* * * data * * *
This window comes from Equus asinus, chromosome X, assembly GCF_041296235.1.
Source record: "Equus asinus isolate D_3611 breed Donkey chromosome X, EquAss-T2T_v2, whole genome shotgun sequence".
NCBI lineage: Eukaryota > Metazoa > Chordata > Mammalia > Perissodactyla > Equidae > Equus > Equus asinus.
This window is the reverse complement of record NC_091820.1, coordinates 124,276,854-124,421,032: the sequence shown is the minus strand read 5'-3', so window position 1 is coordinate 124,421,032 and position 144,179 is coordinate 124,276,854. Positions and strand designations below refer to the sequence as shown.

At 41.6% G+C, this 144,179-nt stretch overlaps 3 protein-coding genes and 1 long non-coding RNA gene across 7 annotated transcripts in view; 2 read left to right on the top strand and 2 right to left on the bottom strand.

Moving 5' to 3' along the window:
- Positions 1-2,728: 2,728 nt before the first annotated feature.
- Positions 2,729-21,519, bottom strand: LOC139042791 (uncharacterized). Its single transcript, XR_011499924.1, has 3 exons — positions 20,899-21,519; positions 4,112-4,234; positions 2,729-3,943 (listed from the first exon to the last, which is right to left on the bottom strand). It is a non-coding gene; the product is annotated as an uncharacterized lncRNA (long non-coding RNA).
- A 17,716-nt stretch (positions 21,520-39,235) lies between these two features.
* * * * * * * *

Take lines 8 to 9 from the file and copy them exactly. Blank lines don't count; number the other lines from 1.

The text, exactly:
- Positions 2,729-21,519, bottom strand: LOC139042791 (uncharacterized). Its single transcript, XR_011499924.1, has 3 exons — positions 20,899-21,519; positions 4,112-4,234; positions 2,729-3,943 (listed from the first exon to the last, which is right to left on the bottom strand). It is a non-coding gene; the product is annotated as an uncharacterized lncRNA (long non-coding RNA).
- A 17,716-nt stretch (positions 21,520-39,235) lies between these two features.